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HomeNewsTHP announces July 4th Weekend Crackdown on Drunk Drivers

THP announces July 4th Weekend Crackdown on Drunk Drivers

Don’t Forget “Buzzed Driving is Drunk Driving”

THP LogoNashville, TN — The Tennessee Highway Patrol announced today that State Troopers will be out in full force during the Fourth of July holiday weekend, cracking down on drunk drivers with an aggressive Drunk Driving, Over the Limit, Under Arrest enforcement blitz.  To ensure motorists are obeying the law, the THP will conduct sobriety and driver license checkpoints across the state in an effort to reduce fatalities and serious injury crashes.  The 2010 July 4th, 78-hour Holiday period begins at 6:00pm, Thursday, July 1st, and will end at 11:59pm, Sunday, July 4th.

“It doesn’t matter if you’ve only had one drink; it’s not worth the risk,” said Department of Safety Commissioner Dave Mitchell. “Buzzed driving is drunk driving. No matter your age; if you plan on drinking, you’d better find a safe and sober ride home or your chances of arrest are high.”

During the 2009 July 4th holiday weekend, 16 people died in 15 crashes on Tennessee roadways. That’s a fatality rate of one death every four hours and 53 minutes.  Five of the 10 people killed last year were vehicle occupants and were not wearing seatbelts. Five motorcyclists also died during last year’s July 4th holiday weekend. Two of the deaths, or 12.5 percent, occurred in alcohol-related crashes.

Driving impaired is simply not worth the risk. The consequences of drinking and driving are serious and real.  Not only do you risk killing yourself or someone else, but the trauma and financial costs of a crash or an arrest for driving impaired can be significant.  Violators often face jail time, the loss of their driver’s license, higher insurance rates and dozens of other unanticipated expenses.

“Too many people still fail to understand the severity or the consequences behind driving impaired.  It is not an accident, nor is it a victimless crime,” stressed THP Colonel Mike Walker. “It’s vitally important that we bring this tragic situation to an end.”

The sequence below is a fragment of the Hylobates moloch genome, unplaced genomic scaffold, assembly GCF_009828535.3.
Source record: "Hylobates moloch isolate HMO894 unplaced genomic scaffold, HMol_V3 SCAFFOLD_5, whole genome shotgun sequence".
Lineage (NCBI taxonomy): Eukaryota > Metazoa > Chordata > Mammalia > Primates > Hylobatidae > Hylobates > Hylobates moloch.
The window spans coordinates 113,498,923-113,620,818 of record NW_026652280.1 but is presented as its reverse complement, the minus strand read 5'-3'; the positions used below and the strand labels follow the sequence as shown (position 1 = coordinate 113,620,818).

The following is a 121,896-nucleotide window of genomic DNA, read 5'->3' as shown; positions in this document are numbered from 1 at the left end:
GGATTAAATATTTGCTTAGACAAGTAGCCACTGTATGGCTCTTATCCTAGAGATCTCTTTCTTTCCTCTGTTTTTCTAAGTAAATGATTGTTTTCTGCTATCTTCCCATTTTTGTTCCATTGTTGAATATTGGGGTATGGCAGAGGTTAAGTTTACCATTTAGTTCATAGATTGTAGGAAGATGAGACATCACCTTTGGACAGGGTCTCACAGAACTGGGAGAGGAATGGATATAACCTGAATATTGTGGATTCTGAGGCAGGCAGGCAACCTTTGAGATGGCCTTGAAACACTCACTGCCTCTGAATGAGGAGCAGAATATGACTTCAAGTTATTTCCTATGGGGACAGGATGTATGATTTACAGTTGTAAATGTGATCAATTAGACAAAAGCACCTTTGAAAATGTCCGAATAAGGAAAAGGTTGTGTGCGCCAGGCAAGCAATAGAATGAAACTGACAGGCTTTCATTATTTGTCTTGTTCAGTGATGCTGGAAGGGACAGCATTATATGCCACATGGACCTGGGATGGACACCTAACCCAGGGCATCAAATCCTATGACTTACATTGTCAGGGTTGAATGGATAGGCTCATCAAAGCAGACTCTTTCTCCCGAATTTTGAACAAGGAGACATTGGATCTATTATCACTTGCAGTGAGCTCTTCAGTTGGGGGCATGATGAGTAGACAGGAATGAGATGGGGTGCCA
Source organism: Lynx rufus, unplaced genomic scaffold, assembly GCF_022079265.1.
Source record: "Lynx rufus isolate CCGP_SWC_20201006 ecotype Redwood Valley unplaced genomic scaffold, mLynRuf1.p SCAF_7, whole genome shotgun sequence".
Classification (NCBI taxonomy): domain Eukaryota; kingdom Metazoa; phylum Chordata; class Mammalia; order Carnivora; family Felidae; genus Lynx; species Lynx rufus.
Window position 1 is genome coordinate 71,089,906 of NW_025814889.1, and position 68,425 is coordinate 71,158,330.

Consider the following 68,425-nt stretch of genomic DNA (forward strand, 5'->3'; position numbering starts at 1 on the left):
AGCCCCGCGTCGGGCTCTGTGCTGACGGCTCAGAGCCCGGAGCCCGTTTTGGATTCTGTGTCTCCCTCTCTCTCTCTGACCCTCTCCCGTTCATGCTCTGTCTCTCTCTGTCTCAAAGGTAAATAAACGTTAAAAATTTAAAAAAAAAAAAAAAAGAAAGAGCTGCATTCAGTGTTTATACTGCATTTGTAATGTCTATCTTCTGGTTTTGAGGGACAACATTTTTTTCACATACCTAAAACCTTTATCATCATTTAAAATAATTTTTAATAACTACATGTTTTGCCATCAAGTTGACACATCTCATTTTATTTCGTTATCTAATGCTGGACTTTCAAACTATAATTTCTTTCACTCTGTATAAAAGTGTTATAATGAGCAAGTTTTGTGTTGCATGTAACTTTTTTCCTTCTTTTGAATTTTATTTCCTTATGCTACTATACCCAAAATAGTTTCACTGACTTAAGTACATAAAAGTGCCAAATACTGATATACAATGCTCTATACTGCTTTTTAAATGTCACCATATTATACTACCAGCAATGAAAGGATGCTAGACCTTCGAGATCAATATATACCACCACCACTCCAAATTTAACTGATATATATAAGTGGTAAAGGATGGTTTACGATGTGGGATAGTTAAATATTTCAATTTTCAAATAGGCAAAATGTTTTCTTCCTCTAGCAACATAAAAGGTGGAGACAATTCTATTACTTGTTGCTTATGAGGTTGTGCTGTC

In 2008, national statistics indicate 32 percent of all drivers involved in traffic-related crashes during the July 4th holiday period had a blood alcohol concentration (BAC) of .08 or higher, the legal limit in all states.

Drunk driving is one of America’s deadliest problems.  Nationwide, in 2008, 37,261 people were killed in motor vehicle crashes.  Out of that number, 11,733 people were killed in traffic crashes that involved at least one driver or motorcycle rider with a blood alcohol concentration (BAC) of .08 or higher.

In Tennessee in 2009, 989 people were killed in motor vehicle crashes.  There were 136 people who were killed in traffic crashes that involved at least one driver or motorcycle rider with a BAC of .08 or higher.

Alcohol plays a big role in motorcycle fatalities too.  Forty-three percent of the 2,291 motorcycle riders who were killed in single-vehicle crashes nationwide in 2008 had BAC levels of .08 or higher, as well as 64 percent of nighttime weekend fatalities.  In fatal crashes for 2008, a higher percent of motorcycle riders had BAC levels of .08 or higher than any other type of vehicle driver. Fourteen of the 120 motorcycle riders who were killed in Tennessee in 2009 had BAC levels of .08 or higher.

“It’s obvious to recognize someone who is not fit to drive home safely,” said Colonel Walker.  “You don’t have to be ‘falling down drunk’ to be a threat to yourself or others on the road.”

Don’t let this Fourth of July blow up in your face.  Remember, Buzzed Driving Is Drunk Driving.  Designate a sober driver before the parties begin.

In 2010, preliminary statistics indicate 477 people have died on Tennessee roadways, an increase of 6 deaths compared to 471 fatalities at this same time in 2009.  A list of scheduled sobriety and driver license checkpoints for the July 4th Holiday period are included in this release.  Statistical data for 2009 is attached.

For more information, please visit www.StopImpairedDriving.org

The Tennessee Department of Safety’s (www.TN.Gov/safety) mission is to ensure the safety and general welfare of the public.  The department encompasses the Tennessee Highway Patrol, Office of Homeland Security and Driver License Services. General areas of responsibility include law enforcement, safety education, motorist services and terrorism prevention.

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